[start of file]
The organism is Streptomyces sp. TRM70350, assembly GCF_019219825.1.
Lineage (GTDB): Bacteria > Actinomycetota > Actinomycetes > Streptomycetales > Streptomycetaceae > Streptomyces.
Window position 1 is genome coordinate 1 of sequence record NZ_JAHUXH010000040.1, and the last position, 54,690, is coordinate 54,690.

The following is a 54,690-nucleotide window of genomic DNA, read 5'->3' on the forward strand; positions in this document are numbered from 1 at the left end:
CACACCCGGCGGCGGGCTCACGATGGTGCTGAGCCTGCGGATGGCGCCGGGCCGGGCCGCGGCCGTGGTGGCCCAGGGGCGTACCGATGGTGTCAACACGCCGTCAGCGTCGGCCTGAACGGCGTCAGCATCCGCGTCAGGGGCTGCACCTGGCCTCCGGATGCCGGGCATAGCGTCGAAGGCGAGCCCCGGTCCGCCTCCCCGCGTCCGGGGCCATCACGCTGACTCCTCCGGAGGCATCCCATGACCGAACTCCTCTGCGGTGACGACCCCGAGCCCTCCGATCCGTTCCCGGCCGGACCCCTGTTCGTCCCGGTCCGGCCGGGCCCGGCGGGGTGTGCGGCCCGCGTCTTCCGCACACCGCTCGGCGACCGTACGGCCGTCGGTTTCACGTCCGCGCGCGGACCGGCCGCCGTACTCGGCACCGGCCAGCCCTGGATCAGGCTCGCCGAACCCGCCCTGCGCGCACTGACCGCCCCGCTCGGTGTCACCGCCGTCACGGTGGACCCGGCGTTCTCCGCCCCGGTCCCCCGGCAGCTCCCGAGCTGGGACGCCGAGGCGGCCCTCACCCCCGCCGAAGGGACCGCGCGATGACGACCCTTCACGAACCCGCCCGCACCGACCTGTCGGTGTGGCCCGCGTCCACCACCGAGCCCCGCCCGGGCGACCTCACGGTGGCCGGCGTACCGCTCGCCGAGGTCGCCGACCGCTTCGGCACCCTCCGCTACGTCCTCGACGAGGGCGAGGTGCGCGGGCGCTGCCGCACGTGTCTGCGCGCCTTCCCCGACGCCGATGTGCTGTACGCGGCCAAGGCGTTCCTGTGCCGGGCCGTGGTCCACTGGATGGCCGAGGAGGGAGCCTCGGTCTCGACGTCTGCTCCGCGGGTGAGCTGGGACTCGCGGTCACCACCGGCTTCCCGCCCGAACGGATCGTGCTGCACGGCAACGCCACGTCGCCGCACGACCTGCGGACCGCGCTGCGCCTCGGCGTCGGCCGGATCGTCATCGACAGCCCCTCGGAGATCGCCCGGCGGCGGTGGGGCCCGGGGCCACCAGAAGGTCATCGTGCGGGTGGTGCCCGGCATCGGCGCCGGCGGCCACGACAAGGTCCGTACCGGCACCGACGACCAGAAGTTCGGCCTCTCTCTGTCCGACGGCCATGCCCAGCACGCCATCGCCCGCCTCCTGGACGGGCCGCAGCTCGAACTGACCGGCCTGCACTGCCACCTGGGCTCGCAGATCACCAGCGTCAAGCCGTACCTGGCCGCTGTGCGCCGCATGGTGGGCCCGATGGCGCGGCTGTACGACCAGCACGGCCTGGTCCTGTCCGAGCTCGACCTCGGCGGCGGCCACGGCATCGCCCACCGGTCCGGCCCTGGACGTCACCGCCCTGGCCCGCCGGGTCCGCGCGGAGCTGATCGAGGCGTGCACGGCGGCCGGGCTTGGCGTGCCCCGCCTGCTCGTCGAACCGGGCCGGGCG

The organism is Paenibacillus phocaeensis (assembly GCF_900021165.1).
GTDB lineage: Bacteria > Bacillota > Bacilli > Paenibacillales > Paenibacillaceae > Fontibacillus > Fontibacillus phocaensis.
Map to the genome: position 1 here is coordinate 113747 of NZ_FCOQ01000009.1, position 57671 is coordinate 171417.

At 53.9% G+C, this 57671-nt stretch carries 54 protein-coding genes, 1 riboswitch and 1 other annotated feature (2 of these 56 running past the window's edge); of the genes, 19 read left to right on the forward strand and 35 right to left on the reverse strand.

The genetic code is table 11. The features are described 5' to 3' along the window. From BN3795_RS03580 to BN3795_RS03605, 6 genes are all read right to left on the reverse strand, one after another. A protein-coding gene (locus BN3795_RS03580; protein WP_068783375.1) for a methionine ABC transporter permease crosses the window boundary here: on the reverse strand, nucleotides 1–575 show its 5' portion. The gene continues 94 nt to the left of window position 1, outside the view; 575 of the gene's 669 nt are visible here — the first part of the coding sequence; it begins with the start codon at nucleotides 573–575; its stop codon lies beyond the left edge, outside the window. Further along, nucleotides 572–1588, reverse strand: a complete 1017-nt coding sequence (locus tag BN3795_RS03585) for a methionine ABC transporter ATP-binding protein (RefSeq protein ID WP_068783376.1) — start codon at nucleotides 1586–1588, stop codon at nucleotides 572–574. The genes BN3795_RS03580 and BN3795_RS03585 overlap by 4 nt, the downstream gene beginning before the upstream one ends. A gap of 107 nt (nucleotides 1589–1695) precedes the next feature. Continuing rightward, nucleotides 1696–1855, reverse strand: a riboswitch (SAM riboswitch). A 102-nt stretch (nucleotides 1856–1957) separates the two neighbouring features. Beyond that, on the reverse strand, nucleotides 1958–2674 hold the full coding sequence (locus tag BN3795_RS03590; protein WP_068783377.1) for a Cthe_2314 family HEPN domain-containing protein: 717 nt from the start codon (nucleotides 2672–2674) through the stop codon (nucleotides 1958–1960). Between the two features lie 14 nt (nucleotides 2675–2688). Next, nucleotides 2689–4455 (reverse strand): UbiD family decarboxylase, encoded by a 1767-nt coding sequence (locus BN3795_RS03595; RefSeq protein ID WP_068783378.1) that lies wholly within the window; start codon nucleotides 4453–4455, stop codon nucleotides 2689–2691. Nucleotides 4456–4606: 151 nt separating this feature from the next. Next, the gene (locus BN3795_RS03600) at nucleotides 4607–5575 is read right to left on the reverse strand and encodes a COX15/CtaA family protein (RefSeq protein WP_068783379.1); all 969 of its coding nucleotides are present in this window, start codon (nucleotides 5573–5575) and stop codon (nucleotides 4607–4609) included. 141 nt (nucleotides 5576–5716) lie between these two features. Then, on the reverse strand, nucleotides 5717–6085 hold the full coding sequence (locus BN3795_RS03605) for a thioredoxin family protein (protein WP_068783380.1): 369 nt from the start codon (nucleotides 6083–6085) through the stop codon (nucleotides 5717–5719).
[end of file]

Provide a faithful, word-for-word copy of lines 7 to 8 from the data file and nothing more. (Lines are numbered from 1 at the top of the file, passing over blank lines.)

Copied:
GTDB lineage: Bacteria > Bacillota > Bacilli > Paenibacillales > Paenibacillaceae > Fontibacillus > Fontibacillus phocaensis.
Map to the genome: position 1 here is coordinate 113747 of NZ_FCOQ01000009.1, position 57671 is coordinate 171417.